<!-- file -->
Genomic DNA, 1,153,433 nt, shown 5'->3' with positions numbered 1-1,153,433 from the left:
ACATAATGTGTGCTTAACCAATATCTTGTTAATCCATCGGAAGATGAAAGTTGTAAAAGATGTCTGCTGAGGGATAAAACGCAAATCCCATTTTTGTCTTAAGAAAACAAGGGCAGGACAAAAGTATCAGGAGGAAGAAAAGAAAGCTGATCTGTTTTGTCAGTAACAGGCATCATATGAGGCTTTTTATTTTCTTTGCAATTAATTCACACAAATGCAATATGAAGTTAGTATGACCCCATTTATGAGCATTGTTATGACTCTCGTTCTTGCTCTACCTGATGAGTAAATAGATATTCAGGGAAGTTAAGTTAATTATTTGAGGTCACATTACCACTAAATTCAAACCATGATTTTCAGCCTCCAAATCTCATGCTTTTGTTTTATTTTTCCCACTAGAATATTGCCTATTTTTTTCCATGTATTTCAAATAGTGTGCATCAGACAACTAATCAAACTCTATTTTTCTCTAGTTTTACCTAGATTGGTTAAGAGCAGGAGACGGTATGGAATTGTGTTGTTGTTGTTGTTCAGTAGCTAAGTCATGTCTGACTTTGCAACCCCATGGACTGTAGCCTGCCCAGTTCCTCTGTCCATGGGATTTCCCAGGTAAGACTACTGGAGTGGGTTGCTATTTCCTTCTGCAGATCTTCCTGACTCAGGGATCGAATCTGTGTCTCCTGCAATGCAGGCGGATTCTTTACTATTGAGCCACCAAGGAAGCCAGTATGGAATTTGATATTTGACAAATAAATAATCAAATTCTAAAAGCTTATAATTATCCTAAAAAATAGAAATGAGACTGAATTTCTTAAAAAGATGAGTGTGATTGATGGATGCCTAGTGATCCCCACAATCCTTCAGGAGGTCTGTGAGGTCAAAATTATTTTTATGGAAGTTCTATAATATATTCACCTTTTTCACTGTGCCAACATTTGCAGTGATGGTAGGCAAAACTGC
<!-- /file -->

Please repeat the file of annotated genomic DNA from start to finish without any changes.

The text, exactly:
Genomic DNA, 1,153,433 nt, shown 5'->3' with positions numbered 1-1,153,433 from the left:
ACATAATGTGTGCTTAACCAATATCTTGTTAATCCATCGGAAGATGAAAGTTGTAAAAGATGTCTGCTGAGGGATAAAACGCAAATCCCATTTTTGTCTTAAGAAAACAAGGGCAGGACAAAAGTATCAGGAGGAAGAAAAGAAAGCTGATCTGTTTTGTCAGTAACAGGCATCATATGAGGCTTTTTATTTTCTTTGCAATTAATTCACACAAATGCAATATGAAGTTAGTATGACCCCATTTATGAGCATTGTTATGACTCTCGTTCTTGCTCTACCTGATGAGTAAATAGATATTCAGGGAAGTTAAGTTAATTATTTGAGGTCACATTACCACTAAATTCAAACCATGATTTTCAGCCTCCAAATCTCATGCTTTTGTTTTATTTTTCCCACTAGAATATTGCCTATTTTTTTCCATGTATTTCAAATAGTGTGCATCAGACAACTAATCAAACTCTATTTTTCTCTAGTTTTACCTAGATTGGTTAAGAGCAGGAGACGGTATGGAATTGTGTTGTTGTTGTTGTTCAGTAGCTAAGTCATGTCTGACTTTGCAACCCCATGGACTGTAGCCTGCCCAGTTCCTCTGTCCATGGGATTTCCCAGGTAAGACTACTGGAGTGGGTTGCTATTTCCTTCTGCAGATCTTCCTGACTCAGGGATCGAATCTGTGTCTCCTGCAATGCAGGCGGATTCTTTACTATTGAGCCACCAAGGAAGCCAGTATGGAATTTGATATTTGACAAATAAATAATCAAATTCTAAAAGCTTATAATTATCCTAAAAAATAGAAATGAGACTGAATTTCTTAAAAAGATGAGTGTGATTGATGGATGCCTAGTGATCCCCACAATCCTTCAGGAGGTCTGTGAGGTCAAAATTATTTTTATGGAAGTTCTATAATATATTCACCTTTTTCACTGTGCCAACATTTGCAGTGATGGTAGGCAAAACTGC